If the illegally imported medicine does you harm, the criminals may never be punished
In 2017, health policy experts Camille Guerra and Tim Mackey published the results of an analysis of 100 U.S. prosecutions associated with illegal online pharmacies. They concluded that "current legal tools and regulatory policies do not effectively deter this highly profitable criminal activity. When foreign counterfeiters get caught selling counterfeits to Americans, they get light jail sentences or no jail time at all.
5 counterfeit drug smugglers with easy sentences:
Canadian pharmacist Andrew Strempler sold Americans prescription drugs—some of them counterfeit—that he falsely marketed as Canadian, and avoided an outstanding U.S. warrant by living in Panama. Eventually, Canada asked that he be brought back to respond to it. Once in the U.S., he pleaded guilty and was sentenced to four years in prison, but only spent two and a half years behind bars.
Gallant Pharma International posed as a legitimate drug wholesaler as they sold smuggled counterfeit and misbranded chemotherapy and cosmetic injectables to doctors, medical practices, and hospitals across the U.S. Indicted by the Justice Department in 2013, 12 members of the conspiracy received a total of 108 months in prison and more than $8 million in fines and forfeitures, but two more individuals have not served any time—they are fugitives believed to be in Canada.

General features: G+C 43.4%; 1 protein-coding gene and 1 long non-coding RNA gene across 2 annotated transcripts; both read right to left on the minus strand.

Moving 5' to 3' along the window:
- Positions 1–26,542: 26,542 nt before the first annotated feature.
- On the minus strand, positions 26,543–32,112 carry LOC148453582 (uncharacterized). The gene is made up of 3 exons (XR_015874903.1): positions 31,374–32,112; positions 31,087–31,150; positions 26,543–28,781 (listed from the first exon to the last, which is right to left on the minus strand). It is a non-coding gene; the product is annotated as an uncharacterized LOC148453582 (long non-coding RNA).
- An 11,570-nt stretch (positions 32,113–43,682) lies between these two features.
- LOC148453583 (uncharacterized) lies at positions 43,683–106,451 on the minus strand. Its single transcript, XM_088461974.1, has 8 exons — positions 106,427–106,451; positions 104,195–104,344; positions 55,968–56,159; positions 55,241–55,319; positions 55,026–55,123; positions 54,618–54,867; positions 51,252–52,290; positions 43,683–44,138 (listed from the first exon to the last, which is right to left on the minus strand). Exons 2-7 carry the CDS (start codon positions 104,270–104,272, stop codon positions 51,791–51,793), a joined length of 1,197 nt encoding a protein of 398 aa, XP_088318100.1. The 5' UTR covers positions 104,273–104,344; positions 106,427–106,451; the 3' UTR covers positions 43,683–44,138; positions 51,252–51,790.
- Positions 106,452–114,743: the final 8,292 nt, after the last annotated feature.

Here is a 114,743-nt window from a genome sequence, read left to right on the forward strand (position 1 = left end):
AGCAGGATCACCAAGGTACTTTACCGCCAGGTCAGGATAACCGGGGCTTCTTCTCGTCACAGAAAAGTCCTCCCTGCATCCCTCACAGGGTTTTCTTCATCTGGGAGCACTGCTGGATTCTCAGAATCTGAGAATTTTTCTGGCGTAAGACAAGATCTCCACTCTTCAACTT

CanadaDrugs.com, associated companies, and individuals were indicted in 2014 for selling American medical practices $78 million in non-FDA approved drugs, some of which were counterfeit. The case, which did not become public until 2015, ended in 2018 plea deals that led to $34 million in fines and forfeitures. CEO Kris Thorkelson agreed to a six-month house arrest followed by four and a half years probation and a small fine. Six additional individuals had all charges against them dismissed.
4. JNS Impex
JNS Impex, a Pakistani drug wholesaler, was charged with illegally exporting misbranded and unapproved drugs in 2012, but the U.S. was unable to extradite its co-owners, Junaid and Shehzad Qadir. Eventually, Junaid was picked up while traveling to Germany, where he fought extradition for 17 and a half months. Four years after the original indictment, Junaid Qadir was convicted and sentenced. He only spent four months more in a U.S. prison before being deported back to Pakistan. His brother Shehzad cannot be extradited and is still listed as the owner of JNS Impex.
Despite the companies pleading guilty to orchestrating a multi-year conspiracy to smuggle misbranded prescription pharmaceuticals, including counterfeit Botox, into the U.S., only two people indicted in TC Medical Group/SB Medical prosecution received a prison sentence. The companies paid $74 million in fines and forfeitures but four of the six individuals who were indicted for falsifying customs forms, repackaging medications to make them look as if they had been FDA-approved or improperly storing sensitive cold-chain injectable medications walked away with probation.